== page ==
March 7, 2009

Sci-Fi Us

A social anthropologist once said of 1.5'ers that our experience here was the same as if our children were being raised by our grandparents. That the cultural mind-jump was profound, spanning from an agrarian post-war mindset to post-post modern in one generation. There was more said about this but this statement captured it all for me...

It captures my feeling that we are a generation of time travelers, of sci-fi characters able to feel at home in a tin-roofed home with an outhouse in Pusan, S. Korea and just as easily go to our jobs manning a register in the inner city while spending our days in academia. We can receive our local prayer lady without batting an eye, she'd come in and pray over us in tongues and things might even become more christian-shamanistic and your mom will be in the other room getting bruised black and blue (what IS the name of that practice?) and you will be in the kitchen preparing the watery instant coffee doused heavily with coffee-mate thinking of what movie you'd like to see, and if there was time to do a Starbuck's run for a latte.

I think this is the main reason Korean-American's have been able to assimilate so quickly and so successfully, the reason why there were recent studies done on the absurdly high percentage of Korean-American's who have made their way into the top tiers of entertainment, fashion, and art including the more traditional model-minority pursuits of law and medicine. We are a generation unfazed by the speed at which our times are progressing, we can twitter/game/Youtube as fast as we can help our mothers get out of the weird illegal DirectTV deal a Korean man approached her with (my mom in PA got somehow hooked into New York DirectTV but only got about eleven channels total) - how many times have we had to write letters, call companies on our parents behalf starting with "My mother doesn't speak English very well..."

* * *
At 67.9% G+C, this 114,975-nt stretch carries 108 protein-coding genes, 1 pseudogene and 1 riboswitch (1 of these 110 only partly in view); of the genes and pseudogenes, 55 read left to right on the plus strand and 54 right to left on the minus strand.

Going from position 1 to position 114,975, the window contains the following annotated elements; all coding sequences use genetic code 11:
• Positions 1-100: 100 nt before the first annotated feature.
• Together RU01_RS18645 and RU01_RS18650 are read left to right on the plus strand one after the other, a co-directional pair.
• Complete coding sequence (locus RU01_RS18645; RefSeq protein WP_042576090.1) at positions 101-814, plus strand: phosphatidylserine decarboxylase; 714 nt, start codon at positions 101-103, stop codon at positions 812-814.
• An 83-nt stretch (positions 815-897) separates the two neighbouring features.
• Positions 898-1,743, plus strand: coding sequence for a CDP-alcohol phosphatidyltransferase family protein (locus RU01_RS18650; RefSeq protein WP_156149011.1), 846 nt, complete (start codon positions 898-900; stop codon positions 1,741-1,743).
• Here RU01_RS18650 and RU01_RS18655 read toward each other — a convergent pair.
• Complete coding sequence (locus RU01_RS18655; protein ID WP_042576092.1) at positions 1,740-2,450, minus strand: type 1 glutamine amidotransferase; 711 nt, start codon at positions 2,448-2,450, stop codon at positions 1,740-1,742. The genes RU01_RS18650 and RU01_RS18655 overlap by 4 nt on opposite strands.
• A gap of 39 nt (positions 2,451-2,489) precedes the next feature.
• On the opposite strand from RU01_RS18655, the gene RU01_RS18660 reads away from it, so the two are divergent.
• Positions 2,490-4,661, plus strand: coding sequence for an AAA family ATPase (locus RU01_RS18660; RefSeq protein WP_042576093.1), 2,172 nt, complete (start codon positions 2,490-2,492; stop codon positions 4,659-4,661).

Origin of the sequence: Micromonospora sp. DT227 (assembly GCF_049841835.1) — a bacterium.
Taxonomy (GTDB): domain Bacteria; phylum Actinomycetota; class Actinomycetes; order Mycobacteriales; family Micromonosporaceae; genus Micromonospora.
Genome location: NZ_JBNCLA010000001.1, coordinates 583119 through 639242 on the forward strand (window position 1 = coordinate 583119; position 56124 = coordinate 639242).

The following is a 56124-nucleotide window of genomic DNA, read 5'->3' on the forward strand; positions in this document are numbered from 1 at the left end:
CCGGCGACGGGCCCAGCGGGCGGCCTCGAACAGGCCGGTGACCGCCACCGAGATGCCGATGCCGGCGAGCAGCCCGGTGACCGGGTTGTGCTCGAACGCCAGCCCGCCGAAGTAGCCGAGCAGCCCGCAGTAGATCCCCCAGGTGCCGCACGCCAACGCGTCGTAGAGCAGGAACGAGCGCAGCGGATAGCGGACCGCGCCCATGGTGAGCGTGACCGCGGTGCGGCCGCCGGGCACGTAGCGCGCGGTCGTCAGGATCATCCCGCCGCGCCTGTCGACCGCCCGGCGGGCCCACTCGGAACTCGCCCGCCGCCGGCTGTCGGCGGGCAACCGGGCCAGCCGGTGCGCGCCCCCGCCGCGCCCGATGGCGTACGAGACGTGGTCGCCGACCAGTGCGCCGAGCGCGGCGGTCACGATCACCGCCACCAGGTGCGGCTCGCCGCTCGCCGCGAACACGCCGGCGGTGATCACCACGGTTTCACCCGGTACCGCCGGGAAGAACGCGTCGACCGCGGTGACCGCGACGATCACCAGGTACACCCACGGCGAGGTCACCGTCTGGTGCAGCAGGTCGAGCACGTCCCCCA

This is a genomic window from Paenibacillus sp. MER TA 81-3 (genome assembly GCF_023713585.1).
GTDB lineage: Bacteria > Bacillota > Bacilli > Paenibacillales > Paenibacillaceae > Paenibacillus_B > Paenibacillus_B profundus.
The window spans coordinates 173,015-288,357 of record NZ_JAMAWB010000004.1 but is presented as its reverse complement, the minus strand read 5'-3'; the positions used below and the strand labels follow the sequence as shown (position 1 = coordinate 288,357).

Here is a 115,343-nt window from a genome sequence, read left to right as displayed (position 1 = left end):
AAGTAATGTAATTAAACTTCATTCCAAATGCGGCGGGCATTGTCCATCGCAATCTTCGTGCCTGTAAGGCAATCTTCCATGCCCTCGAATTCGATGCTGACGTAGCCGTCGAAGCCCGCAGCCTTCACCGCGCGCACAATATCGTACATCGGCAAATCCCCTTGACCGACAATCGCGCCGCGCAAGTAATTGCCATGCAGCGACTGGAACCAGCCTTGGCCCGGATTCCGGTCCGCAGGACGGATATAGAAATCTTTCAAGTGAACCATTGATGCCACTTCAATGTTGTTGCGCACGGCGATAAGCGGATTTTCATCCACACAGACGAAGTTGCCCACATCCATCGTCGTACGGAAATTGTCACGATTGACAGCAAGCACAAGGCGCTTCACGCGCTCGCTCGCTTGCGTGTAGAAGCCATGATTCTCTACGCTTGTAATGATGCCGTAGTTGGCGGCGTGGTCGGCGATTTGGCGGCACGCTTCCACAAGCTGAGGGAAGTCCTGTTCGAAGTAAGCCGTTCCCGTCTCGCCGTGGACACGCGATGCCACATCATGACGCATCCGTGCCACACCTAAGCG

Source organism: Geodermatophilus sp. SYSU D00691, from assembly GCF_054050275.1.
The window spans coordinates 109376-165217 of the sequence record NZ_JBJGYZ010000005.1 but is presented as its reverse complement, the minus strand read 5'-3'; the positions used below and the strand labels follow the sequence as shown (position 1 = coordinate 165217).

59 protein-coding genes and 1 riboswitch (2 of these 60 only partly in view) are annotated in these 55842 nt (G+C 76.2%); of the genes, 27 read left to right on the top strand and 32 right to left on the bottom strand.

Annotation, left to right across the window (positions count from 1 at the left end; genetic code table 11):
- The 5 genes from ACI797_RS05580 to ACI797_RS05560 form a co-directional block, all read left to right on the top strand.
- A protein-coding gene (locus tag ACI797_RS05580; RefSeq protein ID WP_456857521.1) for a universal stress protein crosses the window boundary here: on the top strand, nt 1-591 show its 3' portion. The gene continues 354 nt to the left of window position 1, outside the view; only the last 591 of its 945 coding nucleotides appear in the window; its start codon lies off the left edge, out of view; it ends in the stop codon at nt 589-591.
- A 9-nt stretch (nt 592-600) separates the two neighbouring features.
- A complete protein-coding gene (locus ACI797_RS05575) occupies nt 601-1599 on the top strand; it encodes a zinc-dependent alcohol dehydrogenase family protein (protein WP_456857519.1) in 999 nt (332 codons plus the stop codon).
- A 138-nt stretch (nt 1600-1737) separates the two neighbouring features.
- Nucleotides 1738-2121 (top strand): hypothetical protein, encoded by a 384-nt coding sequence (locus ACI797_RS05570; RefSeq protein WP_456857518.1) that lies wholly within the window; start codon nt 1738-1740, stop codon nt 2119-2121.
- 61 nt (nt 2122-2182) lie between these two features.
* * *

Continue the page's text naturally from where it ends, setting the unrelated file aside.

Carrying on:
It also explains why a K-A college girl from Los Angeles on vacation with her mom was able to whisper/mime to us one night by the camp fire in Yosemite that all the Korean's she knew were f***ed up. Pure and simple. And it was the reason, she said louder, that she knew she would not ultimately marry a Korean guy. She looked at her mom, a cheery energetic sort who loved driving all over the country on these mini vacations with her daughter and her mom said batted her eyes innocently and demanded to know, Why you look at mommy ?